I previously had 3 concussions. I started wearing The Maher Mouth Guard 3 years ago and have not had a concussion since. I feel very comfortable wearing The Maher Mouth Guard and recommend it for any contact sport. It is perfect! Asante Samuel
John said he and his dad were entirely convinced the mouth guard would keep him concussion free. His father dropped a coupled hundred dollars so that his son could be properly fitted with the Maher B-Protect Splint.
John was ecstatic. He told his friends and coaches that he was fitted with a mouth guard that would prevent concussions.
Cloaked with a shield of security, John felt that he could hit harder because he was protected with the mouth guard.
During the first week of training camp, prior to his junior year, John took another blow to his head, causing his third concussion. This time, ending his hopes of ever playing tackle football again.
John said other than giving him “a false sense of confidence,” the mouth guard was utterly worthless. “I wish people didn’t have to deal with this; especially once consumers find out the investment backfires.”
Leading neurologists and experts on sport-related concussions agree.
Dr. Jeffrey Kutcher, American Academy of Neurology’s chairman of sports neurology, testified that, “The simple truth is that no current helmet, mouth guard, headband, or other piece of equipment can significantly prevent concussions from occurring…Concussion prevention is much more about teaching proper technique, playing by the rules, and limiting the overall dose of impacts.”
Boston University’s team of experts, Dr. Cantu, Dr. Ann McKee, and Chris Nowinski, recently did a study of “concussion prevention devices.” The conclusion: “there is currently no evidence that standard or fitted mouth guards decrease the rate or severity of concussions in athletes.” Further, there was “no statistically significant results” to show that the custom mouth guard, which can cost up to $600, was any more effective at preventing or reducing concussions than a standard $5 boil-and-bite mouth guard.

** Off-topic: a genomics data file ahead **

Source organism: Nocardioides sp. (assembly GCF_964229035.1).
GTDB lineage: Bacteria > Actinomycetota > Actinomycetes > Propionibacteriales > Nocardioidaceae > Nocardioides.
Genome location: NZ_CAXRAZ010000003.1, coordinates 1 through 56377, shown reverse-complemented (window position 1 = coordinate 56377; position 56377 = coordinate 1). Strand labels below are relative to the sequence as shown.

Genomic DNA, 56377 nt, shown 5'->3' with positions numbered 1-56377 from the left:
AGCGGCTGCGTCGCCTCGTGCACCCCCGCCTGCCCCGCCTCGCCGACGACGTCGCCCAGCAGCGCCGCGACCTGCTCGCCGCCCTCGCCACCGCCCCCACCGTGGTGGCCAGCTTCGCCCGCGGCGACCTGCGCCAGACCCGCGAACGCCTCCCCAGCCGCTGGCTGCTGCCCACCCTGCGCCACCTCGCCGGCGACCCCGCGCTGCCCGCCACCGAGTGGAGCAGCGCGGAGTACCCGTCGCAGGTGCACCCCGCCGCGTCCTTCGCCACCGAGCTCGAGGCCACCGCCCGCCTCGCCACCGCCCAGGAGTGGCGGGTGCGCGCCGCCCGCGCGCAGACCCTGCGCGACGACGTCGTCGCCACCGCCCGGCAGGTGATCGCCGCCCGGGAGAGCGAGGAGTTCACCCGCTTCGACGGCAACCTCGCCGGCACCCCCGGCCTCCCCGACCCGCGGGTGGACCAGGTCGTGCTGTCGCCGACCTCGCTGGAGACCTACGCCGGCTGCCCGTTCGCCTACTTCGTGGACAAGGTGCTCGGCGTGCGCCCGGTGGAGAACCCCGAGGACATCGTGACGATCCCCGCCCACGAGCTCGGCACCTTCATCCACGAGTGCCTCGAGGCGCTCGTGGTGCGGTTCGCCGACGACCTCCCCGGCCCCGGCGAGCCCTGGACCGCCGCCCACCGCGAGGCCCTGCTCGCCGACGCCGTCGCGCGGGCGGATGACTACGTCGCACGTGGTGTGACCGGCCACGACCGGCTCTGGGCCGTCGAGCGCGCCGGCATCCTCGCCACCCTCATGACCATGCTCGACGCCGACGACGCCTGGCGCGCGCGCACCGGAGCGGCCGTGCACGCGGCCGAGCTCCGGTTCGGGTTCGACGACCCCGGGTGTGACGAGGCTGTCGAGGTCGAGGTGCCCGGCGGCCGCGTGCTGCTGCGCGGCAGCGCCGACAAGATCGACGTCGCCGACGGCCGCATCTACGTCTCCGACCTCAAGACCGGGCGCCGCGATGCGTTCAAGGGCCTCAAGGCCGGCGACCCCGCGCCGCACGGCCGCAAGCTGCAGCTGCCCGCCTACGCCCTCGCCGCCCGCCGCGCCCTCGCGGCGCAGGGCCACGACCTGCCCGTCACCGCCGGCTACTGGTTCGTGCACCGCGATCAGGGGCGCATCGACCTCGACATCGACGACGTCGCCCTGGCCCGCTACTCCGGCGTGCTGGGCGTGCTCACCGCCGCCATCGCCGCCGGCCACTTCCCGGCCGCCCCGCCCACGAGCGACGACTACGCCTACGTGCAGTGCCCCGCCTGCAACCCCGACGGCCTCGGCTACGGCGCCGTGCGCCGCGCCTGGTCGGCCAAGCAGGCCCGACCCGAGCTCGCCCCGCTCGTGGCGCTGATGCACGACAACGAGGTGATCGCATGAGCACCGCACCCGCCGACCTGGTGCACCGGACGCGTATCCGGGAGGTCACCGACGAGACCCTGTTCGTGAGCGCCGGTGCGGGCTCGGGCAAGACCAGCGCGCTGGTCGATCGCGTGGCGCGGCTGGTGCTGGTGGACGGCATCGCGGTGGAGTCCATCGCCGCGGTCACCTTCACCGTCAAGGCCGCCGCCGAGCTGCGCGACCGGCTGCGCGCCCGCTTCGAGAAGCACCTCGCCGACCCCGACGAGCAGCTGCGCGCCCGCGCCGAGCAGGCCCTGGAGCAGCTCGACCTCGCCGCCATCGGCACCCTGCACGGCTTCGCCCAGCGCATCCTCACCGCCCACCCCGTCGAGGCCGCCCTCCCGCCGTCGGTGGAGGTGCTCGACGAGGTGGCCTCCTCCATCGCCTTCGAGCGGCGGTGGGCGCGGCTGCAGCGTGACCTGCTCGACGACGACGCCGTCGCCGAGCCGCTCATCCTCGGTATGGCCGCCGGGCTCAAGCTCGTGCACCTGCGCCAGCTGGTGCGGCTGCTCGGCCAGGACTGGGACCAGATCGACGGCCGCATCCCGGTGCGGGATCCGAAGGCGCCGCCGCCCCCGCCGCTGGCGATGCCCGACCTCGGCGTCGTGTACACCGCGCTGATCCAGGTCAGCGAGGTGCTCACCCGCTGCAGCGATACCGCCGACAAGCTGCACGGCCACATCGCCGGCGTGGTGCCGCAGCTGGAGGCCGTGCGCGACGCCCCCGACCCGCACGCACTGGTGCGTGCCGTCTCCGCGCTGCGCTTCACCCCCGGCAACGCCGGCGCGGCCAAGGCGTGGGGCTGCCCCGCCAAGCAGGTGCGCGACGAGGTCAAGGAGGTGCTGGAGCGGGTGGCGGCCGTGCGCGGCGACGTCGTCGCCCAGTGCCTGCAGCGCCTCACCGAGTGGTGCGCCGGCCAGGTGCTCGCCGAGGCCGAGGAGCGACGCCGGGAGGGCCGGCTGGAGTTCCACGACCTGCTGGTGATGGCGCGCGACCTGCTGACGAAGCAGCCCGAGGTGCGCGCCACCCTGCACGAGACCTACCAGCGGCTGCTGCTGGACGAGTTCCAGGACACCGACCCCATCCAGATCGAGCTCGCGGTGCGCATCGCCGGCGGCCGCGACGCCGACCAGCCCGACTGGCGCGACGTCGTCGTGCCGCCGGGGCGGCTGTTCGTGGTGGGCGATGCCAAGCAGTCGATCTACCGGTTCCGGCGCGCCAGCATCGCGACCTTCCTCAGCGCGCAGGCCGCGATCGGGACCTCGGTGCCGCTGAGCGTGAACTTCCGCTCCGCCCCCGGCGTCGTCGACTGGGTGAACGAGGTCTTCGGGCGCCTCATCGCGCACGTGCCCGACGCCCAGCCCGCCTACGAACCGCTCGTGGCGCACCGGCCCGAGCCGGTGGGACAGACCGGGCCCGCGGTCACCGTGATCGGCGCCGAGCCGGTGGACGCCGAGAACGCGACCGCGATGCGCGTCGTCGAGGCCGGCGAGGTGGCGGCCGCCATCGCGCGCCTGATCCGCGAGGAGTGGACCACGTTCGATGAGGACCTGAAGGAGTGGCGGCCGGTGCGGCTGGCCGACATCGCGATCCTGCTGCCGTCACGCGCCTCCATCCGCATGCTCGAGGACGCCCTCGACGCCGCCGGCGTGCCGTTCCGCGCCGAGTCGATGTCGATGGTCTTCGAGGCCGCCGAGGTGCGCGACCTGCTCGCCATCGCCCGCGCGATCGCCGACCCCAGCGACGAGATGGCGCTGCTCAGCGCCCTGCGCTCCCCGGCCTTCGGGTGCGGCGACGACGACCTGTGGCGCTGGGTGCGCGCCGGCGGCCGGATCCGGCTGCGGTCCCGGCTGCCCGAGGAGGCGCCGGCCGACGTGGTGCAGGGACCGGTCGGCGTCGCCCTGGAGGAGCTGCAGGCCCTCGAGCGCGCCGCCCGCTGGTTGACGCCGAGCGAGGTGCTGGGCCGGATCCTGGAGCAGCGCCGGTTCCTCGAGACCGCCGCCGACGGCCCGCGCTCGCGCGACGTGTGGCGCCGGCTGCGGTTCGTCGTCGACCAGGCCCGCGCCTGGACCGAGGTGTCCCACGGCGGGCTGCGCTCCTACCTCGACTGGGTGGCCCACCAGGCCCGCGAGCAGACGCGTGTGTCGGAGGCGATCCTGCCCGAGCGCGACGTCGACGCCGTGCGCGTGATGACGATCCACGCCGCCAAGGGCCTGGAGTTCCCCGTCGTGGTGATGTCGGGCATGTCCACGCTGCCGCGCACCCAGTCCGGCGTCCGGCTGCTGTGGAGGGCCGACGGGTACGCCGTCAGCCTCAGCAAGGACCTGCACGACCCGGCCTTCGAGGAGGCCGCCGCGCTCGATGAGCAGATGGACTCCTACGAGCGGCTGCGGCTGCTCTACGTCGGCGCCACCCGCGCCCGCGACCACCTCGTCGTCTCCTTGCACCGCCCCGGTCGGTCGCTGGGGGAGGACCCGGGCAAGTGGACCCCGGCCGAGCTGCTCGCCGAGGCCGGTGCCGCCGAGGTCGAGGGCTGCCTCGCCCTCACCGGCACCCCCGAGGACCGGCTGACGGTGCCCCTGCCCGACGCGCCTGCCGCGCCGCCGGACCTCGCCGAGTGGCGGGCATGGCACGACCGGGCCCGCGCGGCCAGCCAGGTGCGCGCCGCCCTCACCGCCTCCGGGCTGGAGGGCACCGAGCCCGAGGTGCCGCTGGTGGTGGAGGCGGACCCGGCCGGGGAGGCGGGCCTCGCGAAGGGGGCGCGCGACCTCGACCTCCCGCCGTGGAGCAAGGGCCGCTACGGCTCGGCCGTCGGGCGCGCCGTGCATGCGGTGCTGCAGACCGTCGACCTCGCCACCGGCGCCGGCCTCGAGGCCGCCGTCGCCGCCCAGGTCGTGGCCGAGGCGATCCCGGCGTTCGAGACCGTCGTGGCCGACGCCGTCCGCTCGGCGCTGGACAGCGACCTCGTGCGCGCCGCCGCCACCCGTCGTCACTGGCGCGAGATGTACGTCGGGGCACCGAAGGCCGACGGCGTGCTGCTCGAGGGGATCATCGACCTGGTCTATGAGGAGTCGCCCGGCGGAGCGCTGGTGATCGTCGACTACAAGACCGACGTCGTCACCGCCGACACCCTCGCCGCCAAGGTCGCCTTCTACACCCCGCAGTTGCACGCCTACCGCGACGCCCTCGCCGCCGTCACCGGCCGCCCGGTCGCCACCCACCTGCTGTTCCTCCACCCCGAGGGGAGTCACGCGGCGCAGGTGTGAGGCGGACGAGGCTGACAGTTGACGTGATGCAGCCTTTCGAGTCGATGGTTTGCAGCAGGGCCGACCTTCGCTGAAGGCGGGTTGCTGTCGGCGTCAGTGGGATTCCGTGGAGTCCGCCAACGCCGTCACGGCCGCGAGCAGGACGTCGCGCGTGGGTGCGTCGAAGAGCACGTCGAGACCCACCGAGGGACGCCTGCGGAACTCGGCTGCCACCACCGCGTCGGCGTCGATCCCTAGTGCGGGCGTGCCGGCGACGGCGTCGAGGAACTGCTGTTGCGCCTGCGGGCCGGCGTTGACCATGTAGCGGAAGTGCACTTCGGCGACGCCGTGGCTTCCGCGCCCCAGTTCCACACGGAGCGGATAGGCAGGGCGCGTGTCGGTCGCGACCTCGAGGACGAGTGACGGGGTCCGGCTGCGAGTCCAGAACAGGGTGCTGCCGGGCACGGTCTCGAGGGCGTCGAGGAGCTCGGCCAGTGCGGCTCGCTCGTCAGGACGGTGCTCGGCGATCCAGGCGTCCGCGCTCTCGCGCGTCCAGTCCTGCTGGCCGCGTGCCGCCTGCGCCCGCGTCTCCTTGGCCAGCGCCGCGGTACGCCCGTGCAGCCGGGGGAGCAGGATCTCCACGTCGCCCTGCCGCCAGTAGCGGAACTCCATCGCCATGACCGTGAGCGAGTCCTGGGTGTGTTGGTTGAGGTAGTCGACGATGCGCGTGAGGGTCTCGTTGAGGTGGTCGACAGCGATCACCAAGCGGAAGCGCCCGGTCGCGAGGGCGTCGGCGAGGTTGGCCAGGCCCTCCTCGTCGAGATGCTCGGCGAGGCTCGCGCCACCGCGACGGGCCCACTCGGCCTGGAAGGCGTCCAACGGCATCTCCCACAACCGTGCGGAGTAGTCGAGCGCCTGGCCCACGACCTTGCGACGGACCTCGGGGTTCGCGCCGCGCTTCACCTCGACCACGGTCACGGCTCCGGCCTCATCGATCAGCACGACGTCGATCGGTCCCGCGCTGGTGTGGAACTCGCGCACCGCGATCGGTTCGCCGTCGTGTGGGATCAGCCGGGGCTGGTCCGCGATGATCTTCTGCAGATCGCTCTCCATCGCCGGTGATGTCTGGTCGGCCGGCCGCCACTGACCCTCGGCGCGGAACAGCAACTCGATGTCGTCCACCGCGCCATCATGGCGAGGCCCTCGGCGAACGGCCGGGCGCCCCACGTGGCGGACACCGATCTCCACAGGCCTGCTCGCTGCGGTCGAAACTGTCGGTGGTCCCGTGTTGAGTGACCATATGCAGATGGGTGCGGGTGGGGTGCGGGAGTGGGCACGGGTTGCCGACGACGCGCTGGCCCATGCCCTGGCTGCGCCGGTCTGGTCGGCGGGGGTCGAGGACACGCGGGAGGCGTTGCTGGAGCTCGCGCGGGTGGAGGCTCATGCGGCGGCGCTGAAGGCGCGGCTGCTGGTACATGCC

Additional studies concur and conclude that the studies performed by Dr. Maher are flawed in multiple respects because they were based on “limited case series studies and retrospective, nonrandomnized, cross-sectional surveys.”
Though John still battles the cognitive effects of concussions, he has become a beacon for concussion awareness and frequently contributes to The Concussion Blog. John’s goal is to educate others about the severity of concussions, and that it’s ok to sit out if you are still showing signs of concussions.
There is no question the mouth guard negatively affected John, “As much as I love football, football scares the living hell out of me.” And John warns, “The fact that we have companies profiting and perpetuating the concussion crisis, sickens me.”
One of the main principles of concussion awareness is ensuring coaches, athletes and parents are educated about the symptoms of concussions. The false sense of security that the mouth guards, and other “concussion prevention” devices, provide undercuts this. An athlete who believes his equipment can prevent concussions is much less likely to report symptoms, dismissing them as a regular headache. Likewise, a coach and parent will put their guard down because they believe the athlete is less susceptible to concussions.
At bottom, MaherCor and other companies should not convey false messages that their product can effectively reduce or prevent concussions. Manufacturers would be wise to take note of the FTC’s recent actions and change their marketing schemes, or else they will be sued for violating consumer protection statutes.
If you have purchased any of the following products – Brain-Pad, Maher Mouth Guard, Guardian Caps, Full90, Shock Strips, etc. – please send me an email, at PaulD_Anderson@me.com, expressing your thoughts on the products effectiveness.
 The founder of MaherCor is also the New England Patriots’ dentist.
 Dustin Fink at The Concussion Blog scrutinized this comment and several other claims made by MaherCor and its employees. http://theconcussionblog.com/2011/09/30/mouth-gear-comments/#more-4775
Leave a Reply
You must be logged in to post a comment.